AOL Explorer used Microsoft’s Trident browser engine and was the first browser to support tabbed browsing. The last version of the browser was launched in 2006 coming with features like Desktop Widgets, Visual Themes, a Feeds Screensaver, and different performance improvements.

Original Mozilla and Firefox

Mozilla created an internet suite back in 1999. Their initial browser name was Phoenix, released in 2002. It was then renamed Firebird, and then Firefox in 2004. The original version of the Mozilla browser was not discontinued; instead, its name was changed to Mozilla SeaMonkey. It is still in use and actively developed today.

Both the original Mozilla and Firefox browsers use the Gecko engine. They both have sentimental roots in history as they are the closest ancestors to Netscape Navigator. If the development of Netscape would continue, it could look very similar to the current Firefox today.


The development of Opera was originally started in 1994 as a research project at Telenor, the largest telecommunications company in Norway. A year later, it was branched out into a separate company in the name of Opera Software ASA. The first browser format was then released in 1996, and it has gone through several changes and improvements since then.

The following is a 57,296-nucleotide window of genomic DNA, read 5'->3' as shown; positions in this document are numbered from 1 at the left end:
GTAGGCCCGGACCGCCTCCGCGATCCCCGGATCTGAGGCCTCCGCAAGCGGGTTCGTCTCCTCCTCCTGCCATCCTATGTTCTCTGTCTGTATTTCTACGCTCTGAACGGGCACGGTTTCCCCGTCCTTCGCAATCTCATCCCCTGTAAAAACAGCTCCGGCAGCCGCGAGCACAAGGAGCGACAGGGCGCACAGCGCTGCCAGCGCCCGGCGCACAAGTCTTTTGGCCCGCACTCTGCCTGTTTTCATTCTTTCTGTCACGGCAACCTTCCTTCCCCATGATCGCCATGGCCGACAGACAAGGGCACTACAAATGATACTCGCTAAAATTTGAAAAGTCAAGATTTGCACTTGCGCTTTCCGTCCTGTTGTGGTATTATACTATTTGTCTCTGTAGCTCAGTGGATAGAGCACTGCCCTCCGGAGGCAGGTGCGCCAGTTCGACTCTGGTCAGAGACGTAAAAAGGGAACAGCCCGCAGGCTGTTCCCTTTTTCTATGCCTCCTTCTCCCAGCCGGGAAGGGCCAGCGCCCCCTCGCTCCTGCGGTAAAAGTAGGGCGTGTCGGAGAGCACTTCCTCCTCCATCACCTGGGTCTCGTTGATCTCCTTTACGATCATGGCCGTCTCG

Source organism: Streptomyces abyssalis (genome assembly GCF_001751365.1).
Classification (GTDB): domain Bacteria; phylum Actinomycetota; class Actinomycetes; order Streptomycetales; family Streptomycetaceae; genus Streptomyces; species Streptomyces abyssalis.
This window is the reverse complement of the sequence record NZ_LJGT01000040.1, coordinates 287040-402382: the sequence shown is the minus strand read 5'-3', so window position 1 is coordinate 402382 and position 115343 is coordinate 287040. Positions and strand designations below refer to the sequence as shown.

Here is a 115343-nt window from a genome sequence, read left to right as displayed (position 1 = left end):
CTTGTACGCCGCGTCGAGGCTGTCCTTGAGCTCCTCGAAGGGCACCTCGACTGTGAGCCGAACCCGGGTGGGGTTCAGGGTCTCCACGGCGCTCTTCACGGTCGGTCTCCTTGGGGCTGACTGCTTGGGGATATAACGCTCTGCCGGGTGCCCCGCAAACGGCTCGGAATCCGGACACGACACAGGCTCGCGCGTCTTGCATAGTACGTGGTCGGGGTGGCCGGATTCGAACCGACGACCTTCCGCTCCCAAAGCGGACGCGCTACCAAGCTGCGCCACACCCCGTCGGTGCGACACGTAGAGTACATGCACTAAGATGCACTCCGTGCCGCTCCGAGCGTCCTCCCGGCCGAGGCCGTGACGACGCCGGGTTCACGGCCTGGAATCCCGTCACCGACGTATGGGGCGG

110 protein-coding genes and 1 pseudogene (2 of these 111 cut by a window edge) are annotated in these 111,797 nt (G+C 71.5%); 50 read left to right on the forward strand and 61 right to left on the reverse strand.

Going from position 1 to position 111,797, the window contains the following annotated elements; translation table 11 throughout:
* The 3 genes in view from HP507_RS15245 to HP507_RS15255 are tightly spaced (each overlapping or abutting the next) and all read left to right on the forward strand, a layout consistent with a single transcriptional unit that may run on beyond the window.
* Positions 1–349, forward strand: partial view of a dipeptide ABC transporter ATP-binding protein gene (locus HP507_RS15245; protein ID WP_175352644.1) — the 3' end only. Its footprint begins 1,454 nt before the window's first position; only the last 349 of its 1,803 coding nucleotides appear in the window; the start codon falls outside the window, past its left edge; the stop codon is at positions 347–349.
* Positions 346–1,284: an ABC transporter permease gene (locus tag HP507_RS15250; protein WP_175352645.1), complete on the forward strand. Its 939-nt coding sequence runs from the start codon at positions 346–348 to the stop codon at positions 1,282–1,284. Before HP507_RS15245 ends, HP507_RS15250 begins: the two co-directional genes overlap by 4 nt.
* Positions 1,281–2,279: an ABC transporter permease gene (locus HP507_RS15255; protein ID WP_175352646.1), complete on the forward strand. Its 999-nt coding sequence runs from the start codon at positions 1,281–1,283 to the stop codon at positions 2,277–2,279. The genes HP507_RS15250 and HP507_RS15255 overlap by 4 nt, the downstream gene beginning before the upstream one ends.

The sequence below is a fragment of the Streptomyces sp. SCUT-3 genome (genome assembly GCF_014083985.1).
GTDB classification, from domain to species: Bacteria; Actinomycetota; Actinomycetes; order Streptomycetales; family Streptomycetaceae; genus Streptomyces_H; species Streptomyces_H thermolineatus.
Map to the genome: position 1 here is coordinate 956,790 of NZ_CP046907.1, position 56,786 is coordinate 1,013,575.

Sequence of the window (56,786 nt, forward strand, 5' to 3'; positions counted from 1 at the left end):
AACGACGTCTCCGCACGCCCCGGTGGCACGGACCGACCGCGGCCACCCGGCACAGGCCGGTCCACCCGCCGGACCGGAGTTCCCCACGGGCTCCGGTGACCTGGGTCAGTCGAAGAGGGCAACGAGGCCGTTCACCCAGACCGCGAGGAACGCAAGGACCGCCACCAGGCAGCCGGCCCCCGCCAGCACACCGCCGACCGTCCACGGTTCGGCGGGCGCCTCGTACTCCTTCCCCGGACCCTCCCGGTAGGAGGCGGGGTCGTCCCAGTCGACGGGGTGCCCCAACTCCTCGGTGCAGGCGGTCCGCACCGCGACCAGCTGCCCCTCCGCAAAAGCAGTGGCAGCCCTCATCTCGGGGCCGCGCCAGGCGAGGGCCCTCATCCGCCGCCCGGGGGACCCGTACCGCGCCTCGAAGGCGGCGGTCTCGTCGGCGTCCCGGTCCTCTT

Opera was known for its MDI and Hotlist features that made browsing several pages at once much easier. Also, it was the first browser that adhered to the W3C standards. Although holding a small share of the whole market, the Opera browser is still actively used worldwide.

Google Chrome

Chrome was initially released in 2008 for Windows XP and newer, but was quickly ported to Linux, Mac, iOS, and Android. Initial rumors regarding the development of a browser by Google were spread in 2004 when Google was hiring Microsoft web developers, shortly after the release of Firefox 1.0, which was taking the market share from Internet Explorer at the time.

Shortly after the initial release, Chrome gained about 1 percent of the browser market share. Then in 2009, Google released beta versions of Chrome for Mac and Linux. Released in 2010, Chrome 5.0 was the first stable version to support all three main platforms.